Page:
U.S. Military Assistance

“U.S. Financing Fails to Sustain Foreign Forces” (front page, Oct. 4), about the routine failures of American foreign arms and training programs to meet their objectives, underscores the need for a move away from reliance on these programs as a central component of United States strategy. Your article does a good job of detailing the most costly, counterproductive American efforts, from Iraq, Syria and Afghanistan to North Africa. But these cases are just the tip of the iceberg. According to data compiled by the Security Assistance Monitor, in fiscal year 2015 the United States provided military and police aid to 163 countries. And there are 15 separate United States government programs that finance some form of foreign military or police training. This proliferation of training efforts calls for more vigorous congressional oversight. One step in the right direction would be a yearly report to Congress that provides information on all proposed United States arms and training programs for the year to come, with an enumeration of project objectives and an evaluation of past performance. This would be a first step toward getting control of far-flung United States arms and training initiatives. WILLIAM D. HARTUNG The writer is a senior adviser to the Security Assistance Monitor.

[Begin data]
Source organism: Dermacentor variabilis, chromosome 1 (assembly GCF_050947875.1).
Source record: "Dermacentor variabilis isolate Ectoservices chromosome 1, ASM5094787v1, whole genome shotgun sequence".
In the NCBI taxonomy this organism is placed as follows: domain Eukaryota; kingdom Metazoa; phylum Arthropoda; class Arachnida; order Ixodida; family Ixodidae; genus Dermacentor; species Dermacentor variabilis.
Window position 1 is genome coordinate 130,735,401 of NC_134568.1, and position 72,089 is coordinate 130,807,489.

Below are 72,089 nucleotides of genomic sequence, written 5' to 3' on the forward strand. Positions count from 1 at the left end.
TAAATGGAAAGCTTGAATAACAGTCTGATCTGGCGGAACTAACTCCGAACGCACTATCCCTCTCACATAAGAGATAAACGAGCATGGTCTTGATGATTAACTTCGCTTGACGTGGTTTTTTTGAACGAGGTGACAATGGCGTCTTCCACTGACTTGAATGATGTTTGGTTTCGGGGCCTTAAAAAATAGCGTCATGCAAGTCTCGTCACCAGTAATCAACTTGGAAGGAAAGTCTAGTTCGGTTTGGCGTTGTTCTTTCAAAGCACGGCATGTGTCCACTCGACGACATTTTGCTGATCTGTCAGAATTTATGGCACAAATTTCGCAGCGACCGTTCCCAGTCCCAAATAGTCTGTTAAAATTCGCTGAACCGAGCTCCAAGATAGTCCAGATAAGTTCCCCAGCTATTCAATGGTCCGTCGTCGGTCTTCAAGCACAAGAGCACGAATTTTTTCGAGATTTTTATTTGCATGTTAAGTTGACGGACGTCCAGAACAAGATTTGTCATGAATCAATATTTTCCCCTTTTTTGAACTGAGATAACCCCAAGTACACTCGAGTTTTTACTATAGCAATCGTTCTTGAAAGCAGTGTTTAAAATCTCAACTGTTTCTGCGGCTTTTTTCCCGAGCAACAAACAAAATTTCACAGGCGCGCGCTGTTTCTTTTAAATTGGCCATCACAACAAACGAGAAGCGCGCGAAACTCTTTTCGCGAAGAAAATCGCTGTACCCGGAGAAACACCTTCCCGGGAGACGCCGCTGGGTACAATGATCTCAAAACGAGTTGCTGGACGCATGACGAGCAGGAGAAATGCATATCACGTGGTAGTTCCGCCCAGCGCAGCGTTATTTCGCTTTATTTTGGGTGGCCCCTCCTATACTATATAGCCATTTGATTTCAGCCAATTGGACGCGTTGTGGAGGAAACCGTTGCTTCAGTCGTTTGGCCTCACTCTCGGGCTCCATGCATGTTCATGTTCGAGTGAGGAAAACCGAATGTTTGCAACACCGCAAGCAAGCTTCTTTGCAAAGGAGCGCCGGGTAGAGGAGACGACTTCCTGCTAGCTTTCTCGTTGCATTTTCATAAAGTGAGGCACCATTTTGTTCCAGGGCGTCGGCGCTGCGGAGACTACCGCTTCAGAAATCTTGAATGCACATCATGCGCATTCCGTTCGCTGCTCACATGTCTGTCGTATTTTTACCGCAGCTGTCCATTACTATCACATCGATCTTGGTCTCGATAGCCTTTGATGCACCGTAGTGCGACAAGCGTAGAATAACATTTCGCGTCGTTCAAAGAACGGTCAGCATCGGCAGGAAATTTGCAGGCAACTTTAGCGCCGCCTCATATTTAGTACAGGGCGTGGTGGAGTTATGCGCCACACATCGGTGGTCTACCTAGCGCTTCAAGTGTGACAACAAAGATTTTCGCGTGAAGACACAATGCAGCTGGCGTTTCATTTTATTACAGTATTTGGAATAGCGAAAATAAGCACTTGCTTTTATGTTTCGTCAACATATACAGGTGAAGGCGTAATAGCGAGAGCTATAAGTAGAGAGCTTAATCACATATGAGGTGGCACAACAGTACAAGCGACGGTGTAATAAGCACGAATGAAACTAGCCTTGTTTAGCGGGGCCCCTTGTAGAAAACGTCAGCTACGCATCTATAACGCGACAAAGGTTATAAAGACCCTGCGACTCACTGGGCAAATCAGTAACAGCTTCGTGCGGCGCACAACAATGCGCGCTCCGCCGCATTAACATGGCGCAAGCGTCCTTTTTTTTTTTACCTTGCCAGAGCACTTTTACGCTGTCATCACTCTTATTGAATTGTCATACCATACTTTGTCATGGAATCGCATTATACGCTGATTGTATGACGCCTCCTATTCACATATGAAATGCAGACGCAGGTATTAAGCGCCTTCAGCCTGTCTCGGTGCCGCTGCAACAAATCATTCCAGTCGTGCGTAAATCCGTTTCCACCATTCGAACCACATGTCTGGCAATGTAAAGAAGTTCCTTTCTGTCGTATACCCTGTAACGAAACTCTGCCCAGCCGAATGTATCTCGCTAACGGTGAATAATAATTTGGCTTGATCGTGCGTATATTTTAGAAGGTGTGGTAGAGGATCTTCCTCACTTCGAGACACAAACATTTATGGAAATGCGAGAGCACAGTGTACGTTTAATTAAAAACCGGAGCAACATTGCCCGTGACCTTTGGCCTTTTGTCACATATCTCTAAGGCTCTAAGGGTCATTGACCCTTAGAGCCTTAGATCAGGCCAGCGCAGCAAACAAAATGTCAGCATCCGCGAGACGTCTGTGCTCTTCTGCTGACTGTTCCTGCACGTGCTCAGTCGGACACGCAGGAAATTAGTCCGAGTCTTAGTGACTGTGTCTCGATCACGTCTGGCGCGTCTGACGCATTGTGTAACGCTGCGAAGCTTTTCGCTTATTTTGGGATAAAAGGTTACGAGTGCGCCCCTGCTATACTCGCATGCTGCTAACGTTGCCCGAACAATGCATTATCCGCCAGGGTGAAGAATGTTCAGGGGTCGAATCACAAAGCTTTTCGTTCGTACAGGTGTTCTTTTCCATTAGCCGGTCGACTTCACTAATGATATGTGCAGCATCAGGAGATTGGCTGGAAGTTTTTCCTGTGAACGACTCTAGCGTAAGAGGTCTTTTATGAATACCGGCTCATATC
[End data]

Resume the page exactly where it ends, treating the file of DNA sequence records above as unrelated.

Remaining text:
Syria Train and Equip Fund
Deployments for Training
International Military Education and Training
Date Published: 
Thursday, October 8, 2015
Publisher / Source: 
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